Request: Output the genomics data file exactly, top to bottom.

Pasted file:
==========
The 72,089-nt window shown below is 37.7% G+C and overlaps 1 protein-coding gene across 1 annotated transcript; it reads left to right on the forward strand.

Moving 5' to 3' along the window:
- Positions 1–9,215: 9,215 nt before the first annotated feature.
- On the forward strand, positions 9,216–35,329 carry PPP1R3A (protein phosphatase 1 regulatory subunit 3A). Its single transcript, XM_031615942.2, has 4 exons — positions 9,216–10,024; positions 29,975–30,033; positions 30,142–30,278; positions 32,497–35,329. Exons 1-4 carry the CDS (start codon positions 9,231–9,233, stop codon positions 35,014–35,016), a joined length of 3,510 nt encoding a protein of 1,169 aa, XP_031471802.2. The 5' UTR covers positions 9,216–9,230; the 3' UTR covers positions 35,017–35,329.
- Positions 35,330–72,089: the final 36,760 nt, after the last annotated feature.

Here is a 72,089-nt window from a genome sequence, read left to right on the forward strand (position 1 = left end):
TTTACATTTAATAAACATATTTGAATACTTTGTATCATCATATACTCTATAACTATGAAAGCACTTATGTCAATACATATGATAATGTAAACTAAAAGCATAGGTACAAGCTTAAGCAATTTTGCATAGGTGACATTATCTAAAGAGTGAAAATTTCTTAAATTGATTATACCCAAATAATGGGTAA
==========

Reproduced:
The 72,089-nt window shown below is 37.7% G+C and overlaps 1 protein-coding gene across 1 annotated transcript; it reads left to right on the forward strand.

Moving 5' to 3' along the window:
- Positions 1–9,215: 9,215 nt before the first annotated feature.
- On the forward strand, positions 9,216–35,329 carry PPP1R3A (protein phosphatase 1 regulatory subunit 3A). Its single transcript, XM_031615942.2, has 4 exons — positions 9,216–10,024; positions 29,975–30,033; positions 30,142–30,278; positions 32,497–35,329. Exons 1-4 carry the CDS (start codon positions 9,231–9,233, stop codon positions 35,014–35,016), a joined length of 3,510 nt encoding a protein of 1,169 aa, XP_031471802.2. The 5' UTR covers positions 9,216–9,230; the 3' UTR covers positions 35,017–35,329.
- Positions 35,330–72,089: the final 36,760 nt, after the last annotated feature.

Here is a 72,089-nt window from a genome sequence, read left to right on the forward strand (position 1 = left end):
TTTACATTTAATAAACATATTTGAATACTTTGTATCATCATATACTCTATAACTATGAAAGCACTTATGTCAATACATATGATAATGTAAACTAAAAGCATAGGTACAAGCTTAAGCAATTTTGCATAGGTGACATTATCTAAAGAGTGAAAATTTCTTAAATTGATTATACCCAAATAATGGGTAA